Inspired by his working class origins and archetype story telling, Gabreïl combined a vast array of dance styles and techniques into to his signature style of “raw brute force” to create acclaimed and eclectic work. Early years involved various productions from street performances – Toronto International Circle Ball Fair (1993/94) – to more traditional dance venues – Toronto 808 Dance Series (1993), Vancouver Dancing on the Edge (1995) – and lots of stuff in between. This allowed Gabreïl’s work to be presented to many diverse audiences, including performances with various Canadian and International musicians from the punk, jazz, classical and world music scenes; such as industrial pioneers Malhavoc, punk band SuckerPunch, swing favourites Tyler Yarema and his Rhythm, and of course the legendary eclectic group Rheas Obsession; who would contribute to several performances and productions.
Collaborating with visionary filmmaker Justin Stephenson resulted in several award-winning dancefilms such as ‘five short movements’ (1993), featuring motifs from the solos ‘Young Man Intrigued by The Flight of the Non-Euclidean Fly’ and ‘Icarus;landed’ (1992); ‘nearly home’ (1994) which included the duet ‘Fire and Water’ (1993) created and performed with Sonya Biernath; and the third film, ‘Tabulæ Anatomicæ Sex’ (1994) which contained parts of the acclaimed duet ‘Luft und Erde - Air and Earth’ (1994) created and performed with Nichole LaRochelle. These dancefilms were broadcast in Canada on TVO and the Canadian Arts Channel Bravo! Festival highlights include Canada's Moving Pictures Festival (1994/95), IMZ Dansescreen'96 Lyons.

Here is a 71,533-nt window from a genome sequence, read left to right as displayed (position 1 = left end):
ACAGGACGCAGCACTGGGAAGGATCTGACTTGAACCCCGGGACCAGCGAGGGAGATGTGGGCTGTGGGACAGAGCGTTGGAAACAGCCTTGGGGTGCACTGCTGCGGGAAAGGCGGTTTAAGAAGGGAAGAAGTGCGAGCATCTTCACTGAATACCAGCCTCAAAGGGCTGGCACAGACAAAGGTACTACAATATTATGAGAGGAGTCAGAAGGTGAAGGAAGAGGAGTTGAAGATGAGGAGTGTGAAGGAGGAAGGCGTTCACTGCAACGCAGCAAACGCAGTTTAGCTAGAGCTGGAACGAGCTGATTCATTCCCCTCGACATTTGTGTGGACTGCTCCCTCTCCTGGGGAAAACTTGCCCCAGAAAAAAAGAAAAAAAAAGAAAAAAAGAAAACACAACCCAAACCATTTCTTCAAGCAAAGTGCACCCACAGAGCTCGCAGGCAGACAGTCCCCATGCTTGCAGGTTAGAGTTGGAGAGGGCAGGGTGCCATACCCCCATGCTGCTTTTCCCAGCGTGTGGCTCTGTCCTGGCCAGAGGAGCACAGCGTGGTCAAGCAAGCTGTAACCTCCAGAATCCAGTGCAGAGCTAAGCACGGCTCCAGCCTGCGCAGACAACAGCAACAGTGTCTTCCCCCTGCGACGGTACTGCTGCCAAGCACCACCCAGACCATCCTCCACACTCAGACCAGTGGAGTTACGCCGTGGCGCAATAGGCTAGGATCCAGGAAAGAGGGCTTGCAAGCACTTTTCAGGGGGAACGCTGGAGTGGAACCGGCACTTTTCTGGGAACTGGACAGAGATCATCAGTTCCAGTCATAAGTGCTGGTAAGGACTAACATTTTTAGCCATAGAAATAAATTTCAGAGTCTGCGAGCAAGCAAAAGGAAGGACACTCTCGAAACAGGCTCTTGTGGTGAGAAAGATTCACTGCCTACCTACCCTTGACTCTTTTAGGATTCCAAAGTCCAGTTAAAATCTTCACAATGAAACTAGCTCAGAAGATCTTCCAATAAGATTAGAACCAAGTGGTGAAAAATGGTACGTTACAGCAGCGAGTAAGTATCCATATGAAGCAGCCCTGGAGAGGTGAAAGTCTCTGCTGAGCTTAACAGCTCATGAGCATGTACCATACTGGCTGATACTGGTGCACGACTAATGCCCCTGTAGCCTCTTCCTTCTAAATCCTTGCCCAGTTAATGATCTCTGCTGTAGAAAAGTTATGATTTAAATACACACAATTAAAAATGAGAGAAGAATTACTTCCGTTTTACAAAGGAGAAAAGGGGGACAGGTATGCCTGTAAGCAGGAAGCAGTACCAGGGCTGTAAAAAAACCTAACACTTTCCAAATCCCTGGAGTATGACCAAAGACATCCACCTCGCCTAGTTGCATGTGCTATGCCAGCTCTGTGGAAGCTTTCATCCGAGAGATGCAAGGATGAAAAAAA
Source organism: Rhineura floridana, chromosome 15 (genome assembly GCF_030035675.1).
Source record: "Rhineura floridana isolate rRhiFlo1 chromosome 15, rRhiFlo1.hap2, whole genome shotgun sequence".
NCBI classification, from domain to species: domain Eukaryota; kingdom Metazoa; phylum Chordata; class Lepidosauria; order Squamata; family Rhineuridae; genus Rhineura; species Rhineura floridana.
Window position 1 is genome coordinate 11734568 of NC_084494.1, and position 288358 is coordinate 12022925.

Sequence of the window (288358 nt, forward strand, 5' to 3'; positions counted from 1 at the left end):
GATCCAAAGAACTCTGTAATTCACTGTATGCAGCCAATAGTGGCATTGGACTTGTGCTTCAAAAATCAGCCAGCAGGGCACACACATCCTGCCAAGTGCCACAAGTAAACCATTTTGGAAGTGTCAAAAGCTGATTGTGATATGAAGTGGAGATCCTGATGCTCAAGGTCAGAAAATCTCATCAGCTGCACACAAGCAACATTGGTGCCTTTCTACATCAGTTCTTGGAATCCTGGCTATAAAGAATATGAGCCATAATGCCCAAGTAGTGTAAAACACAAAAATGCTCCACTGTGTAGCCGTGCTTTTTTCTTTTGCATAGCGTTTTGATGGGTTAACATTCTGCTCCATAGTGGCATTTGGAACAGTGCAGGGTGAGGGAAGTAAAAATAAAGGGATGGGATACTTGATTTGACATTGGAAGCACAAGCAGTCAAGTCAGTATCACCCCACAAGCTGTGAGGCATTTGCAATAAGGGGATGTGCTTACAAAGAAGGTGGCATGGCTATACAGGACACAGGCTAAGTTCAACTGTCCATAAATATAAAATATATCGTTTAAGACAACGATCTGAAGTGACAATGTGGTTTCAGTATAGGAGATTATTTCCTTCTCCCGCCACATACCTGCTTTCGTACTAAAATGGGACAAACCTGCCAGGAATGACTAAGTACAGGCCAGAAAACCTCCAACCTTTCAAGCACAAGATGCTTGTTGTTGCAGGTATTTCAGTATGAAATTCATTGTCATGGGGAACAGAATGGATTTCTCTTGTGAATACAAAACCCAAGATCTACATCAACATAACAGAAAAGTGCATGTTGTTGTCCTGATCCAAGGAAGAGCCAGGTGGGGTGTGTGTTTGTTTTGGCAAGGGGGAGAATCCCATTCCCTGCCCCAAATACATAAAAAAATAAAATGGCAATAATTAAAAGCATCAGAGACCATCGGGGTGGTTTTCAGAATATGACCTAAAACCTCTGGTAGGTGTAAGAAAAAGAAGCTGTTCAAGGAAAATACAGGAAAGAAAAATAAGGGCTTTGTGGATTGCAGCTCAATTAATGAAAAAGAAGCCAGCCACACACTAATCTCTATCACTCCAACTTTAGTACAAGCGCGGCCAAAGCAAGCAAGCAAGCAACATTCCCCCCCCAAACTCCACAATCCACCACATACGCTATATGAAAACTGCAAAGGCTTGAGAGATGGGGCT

At this time Gabreïl also teamed up with filmmaker Antonia Thompson to create two dancefilms ‘Salamandrina’ (1993) and ‘Earth, Wind and the Underground’ (1994). The latter included choreographer D. A. Hoskins, music by Rheas Obsession and parts of the Persephone solo that would be later featured in ‘Caoineadh Pheirseifine’ (2009).
Gabreïl then turned 22.
“The Royal Bad Ass Ballet” with dancer Alexis Dunphy, featuring the old THEVARS typeface by Jane Murray circa 1991.
the darker ages
Exhausted and burnt out Gabreïl retreated from the Canadian dance scene to focus on a large scale theatrical project that consumed the next couple of years. Doomed for a tragic end the project was abandoned due to funding conflicts. This absence would continue for several years, resurfacing sporadically for the occasional production such as the 1996 CBC presentation of a collaboration with Irish Step Dance choreographer Michael Patrick Farrell for the John McDermott (CBC)/ duMaurier Concert Series in Vancouver with Ashley MacIsaac and The Paper Boys.